Journal of Biosystems Engineering. December 2018. 379-385
https://doi.org/10.5307/JBE.2018.43.4.379


ABSTRACT


MAIN

  • Introduction

  • Materials and Methods

  • Results and Discussion

  •   Component design

  •   Construction and performance test

  • Conclusions

  • Conflict of Interest

Introduction

Onions for postharvest handling in Korea are mainly treated using 20 kgf net packages, thus resulting in high-handling costs and low-work efficiency. Park et al. (2013; 2015) has identified the problems of 20 kgf net- package-based handling, including the (1) decreased efficiency because more net packaging should be performed before shipment, (2) increased risk of compression damage, and the (3) difficulty to remove the bulbs decayed during storage. Given the reduction of the labor pool and the increasing wages owing to the rapid population aging in the rural Korean society, it is urgently required to develop a more efficient postharvest system that could replace the current 20 kgf net-package-based handling system.

Park et al. (2009) have developed a postharvest bulk handling system which can grade, transport, and store onions in bulk state to replace the 20 kgf-net package- based handling. In the postharvest bulk handling system for onions, onions are safely loaded on the box pallet and various processing steps are carried out in the bulk state. Therefore, unhealthy onions can be easily sorted out during storage. To develop this system, research studies have been conducted on the frictional characteristics and airflow resistance of onions, and on the design of a box pellet (Park et al., 2013; Park et al., 2015).

The purpose of this study is to determine the design parameters and operating conditions of the auto-dump system that constitutes a key component of the postharvest bulk handling machinery system for onions, and to evaluate its performance using a prototype auto-dump system.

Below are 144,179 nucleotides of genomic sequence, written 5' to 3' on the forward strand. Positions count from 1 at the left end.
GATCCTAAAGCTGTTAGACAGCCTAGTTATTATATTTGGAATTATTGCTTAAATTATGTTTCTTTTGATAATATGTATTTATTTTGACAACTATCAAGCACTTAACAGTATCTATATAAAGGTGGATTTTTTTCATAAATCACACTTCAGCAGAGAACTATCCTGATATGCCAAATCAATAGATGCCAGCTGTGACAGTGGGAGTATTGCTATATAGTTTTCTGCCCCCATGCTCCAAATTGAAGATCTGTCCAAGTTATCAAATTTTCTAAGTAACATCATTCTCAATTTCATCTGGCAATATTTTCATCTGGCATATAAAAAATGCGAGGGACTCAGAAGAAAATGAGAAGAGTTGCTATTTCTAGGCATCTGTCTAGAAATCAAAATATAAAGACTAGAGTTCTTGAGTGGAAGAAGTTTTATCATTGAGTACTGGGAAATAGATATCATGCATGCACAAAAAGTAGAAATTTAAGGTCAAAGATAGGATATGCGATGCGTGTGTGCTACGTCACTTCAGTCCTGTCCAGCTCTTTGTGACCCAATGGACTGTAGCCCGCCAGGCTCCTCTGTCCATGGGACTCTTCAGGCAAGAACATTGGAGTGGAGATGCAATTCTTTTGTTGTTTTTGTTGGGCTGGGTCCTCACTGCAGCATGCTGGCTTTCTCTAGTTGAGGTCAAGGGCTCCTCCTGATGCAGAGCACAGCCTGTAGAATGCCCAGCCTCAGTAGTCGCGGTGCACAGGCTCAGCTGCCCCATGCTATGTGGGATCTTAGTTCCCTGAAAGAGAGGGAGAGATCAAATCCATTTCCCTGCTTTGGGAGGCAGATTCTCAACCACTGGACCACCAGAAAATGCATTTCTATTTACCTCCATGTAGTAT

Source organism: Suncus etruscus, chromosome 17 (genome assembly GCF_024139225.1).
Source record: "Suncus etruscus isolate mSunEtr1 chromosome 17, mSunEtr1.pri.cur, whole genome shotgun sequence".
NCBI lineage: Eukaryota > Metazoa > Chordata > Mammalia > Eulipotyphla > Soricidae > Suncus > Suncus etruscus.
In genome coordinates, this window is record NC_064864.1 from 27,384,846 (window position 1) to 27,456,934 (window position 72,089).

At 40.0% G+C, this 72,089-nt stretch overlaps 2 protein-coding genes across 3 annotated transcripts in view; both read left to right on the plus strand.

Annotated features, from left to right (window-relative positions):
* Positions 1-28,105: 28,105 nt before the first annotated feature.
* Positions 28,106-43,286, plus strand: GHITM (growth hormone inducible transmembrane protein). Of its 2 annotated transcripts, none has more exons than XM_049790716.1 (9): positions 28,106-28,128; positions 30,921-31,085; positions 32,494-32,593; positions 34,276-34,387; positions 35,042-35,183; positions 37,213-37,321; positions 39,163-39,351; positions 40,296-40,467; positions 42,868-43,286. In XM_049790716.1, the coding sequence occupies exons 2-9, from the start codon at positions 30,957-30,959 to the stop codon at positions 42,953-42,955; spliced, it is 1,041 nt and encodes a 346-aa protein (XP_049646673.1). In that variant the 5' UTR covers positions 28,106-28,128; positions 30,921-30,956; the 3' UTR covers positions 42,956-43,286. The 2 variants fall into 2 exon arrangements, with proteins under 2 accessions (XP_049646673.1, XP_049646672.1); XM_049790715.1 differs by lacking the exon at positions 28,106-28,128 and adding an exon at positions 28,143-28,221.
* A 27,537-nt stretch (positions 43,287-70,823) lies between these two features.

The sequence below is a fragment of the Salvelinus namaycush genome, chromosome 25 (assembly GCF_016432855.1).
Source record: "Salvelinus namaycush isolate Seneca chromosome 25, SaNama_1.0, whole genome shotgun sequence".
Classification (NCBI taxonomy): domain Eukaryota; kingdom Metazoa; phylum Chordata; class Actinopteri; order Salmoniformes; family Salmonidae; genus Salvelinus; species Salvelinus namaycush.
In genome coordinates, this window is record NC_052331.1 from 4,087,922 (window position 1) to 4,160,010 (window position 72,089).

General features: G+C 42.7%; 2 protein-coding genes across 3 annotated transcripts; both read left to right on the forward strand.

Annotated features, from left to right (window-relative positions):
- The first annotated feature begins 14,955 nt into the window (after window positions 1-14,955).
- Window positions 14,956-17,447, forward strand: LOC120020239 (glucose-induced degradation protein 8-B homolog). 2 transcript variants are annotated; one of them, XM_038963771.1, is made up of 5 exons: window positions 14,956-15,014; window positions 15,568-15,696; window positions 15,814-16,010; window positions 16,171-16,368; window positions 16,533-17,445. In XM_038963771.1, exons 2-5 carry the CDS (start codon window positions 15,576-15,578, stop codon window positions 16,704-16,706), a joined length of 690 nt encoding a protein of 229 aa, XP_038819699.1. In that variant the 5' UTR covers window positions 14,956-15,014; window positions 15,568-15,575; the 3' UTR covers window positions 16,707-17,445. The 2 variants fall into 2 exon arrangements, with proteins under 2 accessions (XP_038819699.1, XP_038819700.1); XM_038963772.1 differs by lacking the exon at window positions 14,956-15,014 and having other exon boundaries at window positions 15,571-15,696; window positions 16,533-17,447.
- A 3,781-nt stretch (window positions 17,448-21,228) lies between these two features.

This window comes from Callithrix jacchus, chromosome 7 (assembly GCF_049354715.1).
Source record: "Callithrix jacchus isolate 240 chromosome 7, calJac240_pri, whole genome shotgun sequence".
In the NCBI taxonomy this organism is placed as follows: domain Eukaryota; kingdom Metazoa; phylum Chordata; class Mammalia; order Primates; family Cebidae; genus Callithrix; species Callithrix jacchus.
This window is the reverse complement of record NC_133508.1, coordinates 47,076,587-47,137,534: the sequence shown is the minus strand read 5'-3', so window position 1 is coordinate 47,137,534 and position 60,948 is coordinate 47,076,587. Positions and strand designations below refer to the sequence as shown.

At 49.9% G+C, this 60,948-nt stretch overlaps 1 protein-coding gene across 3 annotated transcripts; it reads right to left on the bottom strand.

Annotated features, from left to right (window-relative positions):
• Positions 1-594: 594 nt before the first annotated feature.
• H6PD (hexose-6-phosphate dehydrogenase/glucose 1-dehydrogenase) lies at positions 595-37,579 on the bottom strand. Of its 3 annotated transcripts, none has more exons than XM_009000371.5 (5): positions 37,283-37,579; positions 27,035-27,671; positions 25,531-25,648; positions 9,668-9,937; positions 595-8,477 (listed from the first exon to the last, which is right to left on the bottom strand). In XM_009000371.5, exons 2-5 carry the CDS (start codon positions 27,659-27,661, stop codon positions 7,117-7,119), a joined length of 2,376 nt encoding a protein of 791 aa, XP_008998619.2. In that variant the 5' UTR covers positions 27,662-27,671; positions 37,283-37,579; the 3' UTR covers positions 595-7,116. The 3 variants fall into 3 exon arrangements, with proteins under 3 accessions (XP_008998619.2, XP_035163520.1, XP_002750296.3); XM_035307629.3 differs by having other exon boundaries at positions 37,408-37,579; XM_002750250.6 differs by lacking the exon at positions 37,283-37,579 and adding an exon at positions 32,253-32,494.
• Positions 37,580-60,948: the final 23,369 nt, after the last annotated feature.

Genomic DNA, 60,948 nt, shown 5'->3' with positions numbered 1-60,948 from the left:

Materials and Methods

The schematic diagram of postharvest bulk handling machinery system (Park et al., 2009) is shown in Figure 1. The system includes a box pallet for batch handling, a device (an automatic feed hopper with a feeding rate control device, and a belt conveyor with a chute) for temporary stacking and feeding onions from bulk bags to the system, an auto-dump for lifting and descending the pallet, an automatic empty-pallet feeding device, and an automatic pallet unloading device.

Kinematic analysis and computer simulation techniques were conducted to evaluate the operating parameters and conditions of the auto-dump.

The auto-dump (item (5) in Fig. 1) assisted the lifting of the empty-box pallet (L×W×H=1,300×1,100×1,600 mm, capacity=1 ton) (Park et al., 2015) to a predetermined angle and the lowering of the loaded onion pallet. Additionally, a hydraulic cylinder was used for accurate velocity control and repeatability. It is important to analyze the relationship between the angular velocity of the pallet mounting device and the hydraulic cylinder velocity for the determination of the operating conditions of the auto-dump and control of the bulk handling machinery system.

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Figure 1.

Schematic of postharvest bulk handling machinery system.

The velocity at the auto-dump was expressed in the r–θ coordinate system (Fig. 2) using 𝜈r in equation 1 and 𝜈𝛳 in equation 2, where 𝛼=𝛽-𝛳 and ν=ACβ˙.

http://static.apub.kr/journalsite/sites/ksam/2018-043-04/N0770430414/images/ksam_43_04_14_F2.jpg
Figure 2.

Auto-dump mechanism.

$$\nu_r=\dot r=\nu cos\mathit\;\alpha\mathit=c\overset{\mathit˙}{\mathit\beta}\mathit{cos}\left(\mathit\beta\mathit-\mathit\theta\right)$$ (1)
$$\nu_\theta=r\dot\theta=\nu sin\mathit\;\alpha\mathit=c\overset{\mathit˙}{\mathit\beta}sin\left(\mathit\beta\mathit-\mathit\theta\right)s$$ (2)

In addition, using trigonometric functions, the tangent of angle θ can be expressed according to equation 3.

$$\tan\theta=\frac{a-c\cos\beta}{b+c\sin\beta}$$ (3)

After considering the lifting stability (for example, vertical separation distance of the hydraulic cylinder from the ground) and the turning radius of the auto- dump with the box pallet, the vertical distance between both hinges (a in Fig. 2) and the maximum rotating angle (β in Fig. 2) of the auto-dump were set to 1,345 mm and 77°, respectively. Both ends of the hydraulic cylinder were connected to the hinge by revolute joints. However, if the head end of the hydraulic cylinder is placed on point B to minimize the changes of angle θ formed by a horizontal line, the piston rod of the hydraulic cylinder is capable of a linear translation with a minimal rotational movement. As a result, the piston rod can only be subjected to the axial load so that a more stable operation can be secured.